Madson signed for $8.5 million this off-season with plans to re-test the market and secure a pricey multi-year deal this winter. But after undergoing Tommy John surgery, Madson will have to re-prove himself on an incentive-laden one-year deal that likely hovers around $4 million.

For Madson, a catastrophic injury will cost him approximately $25 million. For Hamels, it could easily be worth three-times that.

If the Phillies make an offer of five years, $100 million — guaranteeing Hamels at least $112 million and as much as $120MM — I don’t see how that offer gets left on the table.

The Phillies can afford it. Even if they give Hamels as much as $22 million per season, their 2013 payroll would be under a luxury tax threshold which then increases by $11 million in 2014.

It’s just going to come down to how long the Phillies stick to this artificial four-year offer before succumbing to the best homegrown pitcher they’ve ever developed.

Avatar of Corey Seidman

About Corey Seidman

Corey Seidman has written 210 articles on Phillies Nation.

Corey is Analysis Editor for Phillies Nation and also writes for CSNPhilly.com.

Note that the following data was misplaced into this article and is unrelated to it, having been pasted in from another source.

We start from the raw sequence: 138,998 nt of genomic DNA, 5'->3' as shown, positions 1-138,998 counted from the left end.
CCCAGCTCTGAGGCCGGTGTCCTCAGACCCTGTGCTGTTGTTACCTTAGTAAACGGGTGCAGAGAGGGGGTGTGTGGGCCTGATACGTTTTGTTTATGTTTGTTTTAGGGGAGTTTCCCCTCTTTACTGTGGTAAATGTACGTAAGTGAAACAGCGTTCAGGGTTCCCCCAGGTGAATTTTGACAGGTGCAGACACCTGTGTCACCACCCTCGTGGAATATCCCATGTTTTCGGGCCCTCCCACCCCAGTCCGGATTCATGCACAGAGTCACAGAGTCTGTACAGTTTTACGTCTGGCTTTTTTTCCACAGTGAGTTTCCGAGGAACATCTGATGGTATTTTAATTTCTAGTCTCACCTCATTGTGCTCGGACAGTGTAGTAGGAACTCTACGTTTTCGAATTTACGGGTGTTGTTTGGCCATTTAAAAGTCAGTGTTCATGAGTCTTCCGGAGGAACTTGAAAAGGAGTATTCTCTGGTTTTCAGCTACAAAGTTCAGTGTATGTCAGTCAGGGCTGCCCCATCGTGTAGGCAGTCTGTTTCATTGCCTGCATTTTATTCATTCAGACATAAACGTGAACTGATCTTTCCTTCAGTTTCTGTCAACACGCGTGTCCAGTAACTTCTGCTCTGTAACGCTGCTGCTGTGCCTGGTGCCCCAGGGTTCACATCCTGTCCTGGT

• Posts: 2993 Chuck A.

    Avatar of Chuck A.

    I would think that if some team out there…maybe a few…would be willing to offer him 7 years, then the Phillies have to have six on the table in some way. I like the 5/100 with a 6th year as an option with the 12M buyout. But don’t you really think that that’s still kinda low? I mean, 25M per season is not out of the question for this guy. Just how much is he willing to leave on the table in order to stay here??…which he has said that he wants to do.

  • Posts: 0 TheDipsy

    I believe that Cole Hamels can get 7/165 out of a team. Sabathia’s contract average’s that per season. Sabathia is a bit better than Cole but Cole is younger. I will go on record saying that I don’t think that Hamels will resign here. I hope I’m wrong.

    The Dipsy

    • Posts: 1190 Manny

      Avatar of Manny

      I highly doubt that Cole will milk it to that extreme… Technically he could get 7 out of another team, but I don’t think that’s what his agent will do with the Phillies. Cliff Lee, who’s not homegrown, took 5 years with a vesting for a 6th… Roy Halladay, who’s not homegrown, took 3 years plus a vesting for a 4th. Yes, both are older than Hamels… but they’re arguably better pitchers and CY-Young winners.

      I see them agreeing to a 5 year deal with an easy vesting option for a 6th. Something similar to the Lee deal.

      I don’t like comparing Hamels’ situation to Sabathia’s because Sabathia clearly went for the most money… that seemed to be his only factor. Recall how he didn’t even want to play for the Yankees but went there anyway because of the money. Cliff Lee didn’t do that. Cole wouldn’t either. (And FYI, Cole right now is a better pitcher than Sabathia.)